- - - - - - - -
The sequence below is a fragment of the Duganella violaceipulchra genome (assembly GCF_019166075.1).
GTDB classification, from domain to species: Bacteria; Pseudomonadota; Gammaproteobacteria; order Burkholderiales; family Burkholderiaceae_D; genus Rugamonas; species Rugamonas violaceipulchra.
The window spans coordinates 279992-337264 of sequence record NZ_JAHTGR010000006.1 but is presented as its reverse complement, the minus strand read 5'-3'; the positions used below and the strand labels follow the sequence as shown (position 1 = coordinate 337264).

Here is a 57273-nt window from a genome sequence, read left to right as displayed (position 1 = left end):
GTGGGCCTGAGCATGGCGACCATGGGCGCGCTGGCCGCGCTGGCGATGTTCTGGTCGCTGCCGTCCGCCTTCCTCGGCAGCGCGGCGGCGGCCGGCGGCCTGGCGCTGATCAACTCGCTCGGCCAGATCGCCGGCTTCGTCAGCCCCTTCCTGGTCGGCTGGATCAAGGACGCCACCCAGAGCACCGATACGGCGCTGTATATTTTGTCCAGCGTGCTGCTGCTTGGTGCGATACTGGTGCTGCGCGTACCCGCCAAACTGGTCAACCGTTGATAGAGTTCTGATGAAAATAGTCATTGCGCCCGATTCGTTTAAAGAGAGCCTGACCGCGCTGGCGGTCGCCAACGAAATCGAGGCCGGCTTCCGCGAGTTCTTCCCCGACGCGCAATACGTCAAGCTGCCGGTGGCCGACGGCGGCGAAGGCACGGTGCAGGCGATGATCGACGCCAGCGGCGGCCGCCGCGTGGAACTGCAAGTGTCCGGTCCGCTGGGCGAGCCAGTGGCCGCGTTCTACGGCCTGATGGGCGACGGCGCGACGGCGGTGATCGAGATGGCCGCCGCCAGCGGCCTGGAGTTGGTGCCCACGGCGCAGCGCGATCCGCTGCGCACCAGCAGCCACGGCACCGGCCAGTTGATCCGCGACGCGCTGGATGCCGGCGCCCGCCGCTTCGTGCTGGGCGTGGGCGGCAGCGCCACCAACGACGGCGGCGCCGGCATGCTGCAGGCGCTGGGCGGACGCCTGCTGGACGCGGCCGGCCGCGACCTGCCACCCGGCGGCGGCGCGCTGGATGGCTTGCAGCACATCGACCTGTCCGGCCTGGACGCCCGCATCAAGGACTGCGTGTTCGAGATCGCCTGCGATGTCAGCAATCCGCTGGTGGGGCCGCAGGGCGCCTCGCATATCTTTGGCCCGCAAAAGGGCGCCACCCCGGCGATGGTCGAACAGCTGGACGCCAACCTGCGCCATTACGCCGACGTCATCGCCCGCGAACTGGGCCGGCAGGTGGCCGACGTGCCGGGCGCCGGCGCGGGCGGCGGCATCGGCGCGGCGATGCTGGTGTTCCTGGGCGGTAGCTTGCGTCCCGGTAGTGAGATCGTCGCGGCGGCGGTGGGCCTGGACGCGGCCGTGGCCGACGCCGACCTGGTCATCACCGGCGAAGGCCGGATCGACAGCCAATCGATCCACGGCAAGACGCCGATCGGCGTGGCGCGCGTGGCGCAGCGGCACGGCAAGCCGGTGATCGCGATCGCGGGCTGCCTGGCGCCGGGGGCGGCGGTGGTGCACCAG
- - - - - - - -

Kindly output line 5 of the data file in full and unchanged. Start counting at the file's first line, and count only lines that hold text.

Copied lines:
GTGGGCCTGAGCATGGCGACCATGGGCGCGCTGGCCGCGCTGGCGATGTTCTGGTCGCTGCCGTCCGCCTTCCTCGGCAGCGCGGCGGCGGCCGGCGGCCTGGCGCTGATCAACTCGCTCGGCCAGATCGCCGGCTTCGTCAGCCCCTTCCTGGTCGGCTGGATCAAGGACGCCACCCAGAGCACCGATACGGCGCTGTATATTTTGTCCAGCGTGCTGCTGCTTGGTGCGATACTGGTGCTGCGCGTACCCGCCAAACTGGTCAACCGTTGATAGAGTTCTGATGAAAATAGTCATTGCGCCCGATTCGTTTAAAGAGAGCCTGACCGCGCTGGCGGTCGCCAACGAAATCGAGGCCGGCTTCCGCGAGTTCTTCCCCGACGCGCAATACGTCAAGCTGCCGGTGGCCGACGGCGGCGAAGGCACGGTGCAGGCGATGATCGACGCCAGCGGCGGCCGCCGCGTGGAACTGCAAGTGTCCGGTCCGCTGGGCGAGCCAGTGGCCGCGTTCTACGGCCTGATGGGCGACGGCGCGACGGCGGTGATCGAGATGGCCGCCGCCAGCGGCCTGGAGTTGGTGCCCACGGCGCAGCGCGATCCGCTGCGCACCAGCAGCCACGGCACCGGCCAGTTGATCCGCGACGCGCTGGATGCCGGCGCCCGCCGCTTCGTGCTGGGCGTGGGCGGCAGCGCCACCAACGACGGCGGCGCCGGCATGCTGCAGGCGCTGGGCGGACGCCTGCTGGACGCGGCCGGCCGCGACCTGCCACCCGGCGGCGGCGCGCTGGATGGCTTGCAGCACATCGACCTGTCCGGCCTGGACGCCCGCATCAAGGACTGCGTGTTCGAGATCGCCTGCGATGTCAGCAATCCGCTGGTGGGGCCGCAGGGCGCCTCGCATATCTTTGGCCCGCAAAAGGGCGCCACCCCGGCGATGGTCGAACAGCTGGACGCCAACCTGCGCCATTACGCCGACGTCATCGCCCGCGAACTGGGCCGGCAGGTGGCCGACGTGCCGGGCGCCGGCGCGGGCGGCGGCATCGGCGCGGCGATGCTGGTGTTCCTGGGCGGTAGCTTGCGTCCCGGTAGTGAGATCGTCGCGGCGGCGGTGGGCCTGGACGCGGCCGTGGCCGACGCCGACCTGGTCATCACCGGCGAAGGCCGGATCGACAGCCAATCGATCCACGGCAAGACGCCGATCGGCGTGGCGCGCGTGGCGCAGCGGCACGGCAAGCCGGTGATCGCGATCGCGGGCTGCCTGGCGCCGGGGGCGGCGGTGGTGCACCAG